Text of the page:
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The 2015 Collection

This is where I picked up litter – often but erratically – this year. Just a small 50 m of Yarra River frontage under the Westgate Bridge where swans and the Punt come and go and people fish.

punt with swans iv

Among the depressing detritus that comes down the River each week, and especially after a storm, I singled out cigarette lighters and earplugs for the 2015 collection.

In 2014 it was the little fishy soya sauce bottles.


The 2015 collection – 36 cigarette lighters & assortment of earplugs

This spot, just below the confluence of the Maribyrnong and Yarra Rivers, is now well recognised as a litter hot spot as the graph below shows – note the red line comparing it to other beaches around the Bay.

Ross graph - Copy

Ross Headifen compares litter at various locations around the Bay

It has become the focus for more formal clean ups throughout the year. Tangaroa Blue joined Friends of Westgate Park in April for the most thorough collection and systematic analysis so far undertaken on this section of the Yarra River. Every, and I mean every, single item was counted and entered on site into the Australian Marine Debris Initiative database. The AMDI was set up by Heidi Taylor, founder of Tangaroa Blue. She recognised that if all people do is clean-up the beach and not record what is found, ‘that is all they’ll ever do as they’ll never know why, what, where and when marine debris and beach litter occurs along Australia’s coastline’. The AMDI enables volunteers and organisations to collect data according to a consistent methodology so it can be collated into a standardised national database, creating a stronger platform for advocacy and policy change.

Every single piece of litter picked up on this Westgate beach comes from a local Melbourne source – is that cause for optimism or gloom? Heidi chooses to see it as a positive.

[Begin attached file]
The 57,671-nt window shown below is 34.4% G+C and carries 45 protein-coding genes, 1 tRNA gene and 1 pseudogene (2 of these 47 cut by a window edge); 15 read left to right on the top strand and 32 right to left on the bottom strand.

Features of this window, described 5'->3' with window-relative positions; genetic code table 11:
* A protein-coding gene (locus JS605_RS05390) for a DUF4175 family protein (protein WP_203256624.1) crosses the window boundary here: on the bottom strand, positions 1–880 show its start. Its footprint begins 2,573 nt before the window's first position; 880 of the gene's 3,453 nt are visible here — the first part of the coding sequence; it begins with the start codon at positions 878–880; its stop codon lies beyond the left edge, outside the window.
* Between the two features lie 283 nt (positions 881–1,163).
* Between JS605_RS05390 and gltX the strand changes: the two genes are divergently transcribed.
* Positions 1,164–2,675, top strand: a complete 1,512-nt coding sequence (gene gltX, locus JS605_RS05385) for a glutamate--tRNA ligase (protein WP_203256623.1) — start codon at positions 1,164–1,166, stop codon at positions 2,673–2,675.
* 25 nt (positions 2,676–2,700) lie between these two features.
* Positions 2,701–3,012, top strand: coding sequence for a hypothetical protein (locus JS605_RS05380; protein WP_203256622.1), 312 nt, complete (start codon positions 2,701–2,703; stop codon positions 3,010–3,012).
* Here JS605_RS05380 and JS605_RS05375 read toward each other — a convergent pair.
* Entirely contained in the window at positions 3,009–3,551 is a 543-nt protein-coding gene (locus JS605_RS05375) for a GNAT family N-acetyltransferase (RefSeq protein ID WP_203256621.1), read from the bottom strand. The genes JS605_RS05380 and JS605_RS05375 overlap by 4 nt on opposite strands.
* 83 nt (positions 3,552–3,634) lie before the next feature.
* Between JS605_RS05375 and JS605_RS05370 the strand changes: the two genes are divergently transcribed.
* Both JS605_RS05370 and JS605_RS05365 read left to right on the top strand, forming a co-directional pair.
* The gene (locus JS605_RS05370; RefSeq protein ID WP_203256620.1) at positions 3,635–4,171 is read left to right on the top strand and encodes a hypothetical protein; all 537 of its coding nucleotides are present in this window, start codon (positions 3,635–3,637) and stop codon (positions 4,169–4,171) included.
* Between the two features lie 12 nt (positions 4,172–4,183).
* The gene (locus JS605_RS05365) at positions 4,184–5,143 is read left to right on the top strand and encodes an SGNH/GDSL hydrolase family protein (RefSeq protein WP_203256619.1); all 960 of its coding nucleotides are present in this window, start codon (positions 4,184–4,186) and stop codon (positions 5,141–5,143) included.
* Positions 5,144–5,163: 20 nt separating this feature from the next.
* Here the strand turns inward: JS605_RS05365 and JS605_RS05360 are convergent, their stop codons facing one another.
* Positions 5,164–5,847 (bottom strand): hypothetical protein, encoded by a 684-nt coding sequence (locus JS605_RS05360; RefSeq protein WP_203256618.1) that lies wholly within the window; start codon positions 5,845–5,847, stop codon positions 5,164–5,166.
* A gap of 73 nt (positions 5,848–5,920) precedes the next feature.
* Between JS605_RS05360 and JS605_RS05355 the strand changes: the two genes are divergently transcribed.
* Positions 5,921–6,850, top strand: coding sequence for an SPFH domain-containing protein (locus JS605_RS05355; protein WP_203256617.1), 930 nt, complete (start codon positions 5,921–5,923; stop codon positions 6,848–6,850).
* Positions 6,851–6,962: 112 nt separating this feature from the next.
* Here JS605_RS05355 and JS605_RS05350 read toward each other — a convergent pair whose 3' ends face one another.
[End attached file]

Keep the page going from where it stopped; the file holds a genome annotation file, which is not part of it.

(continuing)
The good news?

Michael Guthrie, skipper of the Punt, chooses to avoid plastic in his life. He explains what motivates him and how he goes about his plastic free life in this interview.

More and more people are concerned about marine plastic pollution and want to be involved in removing litter from beaches and waterways.

  • There are now 18 Beach Patrol groups around Port Phillip Bay
  • The Two Hands Project and Take 3 create encouraging platforms for any person to participate in cleaning up
  • 3207 Beach Patrol is going strong with its monthly cleans well attended in all weathers by people of good will.  1,620 kg of rubbish was removed from Port Melbourne’s beaches over 2015.


    Cheery 3207 Beach Patrollers, the second group formed

An early New Year’s resolution that is easy to make ‘No excuse for single use’ (plastic).


  • Carol Goudie

    To try and avoid single-use plastic is a worthy New Year’s Resolution. I haven’t made any NYE resolutions for at least a decade—they felt, at some point early in each new year, like such a set-up for failure—but this one’s good. One morning this year, having slept in and then forgotten to pack my Keep Cup in the rush to get out of the house, I was running late for class. I wanted a coffee but there wasn’t enough time to sit down in the café and drink from a washable cup. The café was only a short distance from the classroom so I got a take-away coffee but asked for no lid. Doing away with that single-use plastic lid was a useful compromise between a having a coffee in a reusable cup and going without. Useful because these little dilemmas lead me to all-or-nothing ‘what’s the point’ thinking. New Year’s Eve is as an opportunity to affirm my intention to live a life that leaves less mess. Thanks for the inspiration, Janet.

    • JanetBolitho

      Oh Carol, I do agree about New Year's resolutions. I was perhaps a bit fired up and rendered preachy by the subject matter. Rather than resolutions, I read today about setting intentions - which I think is a much more generous and kind way of thinking.

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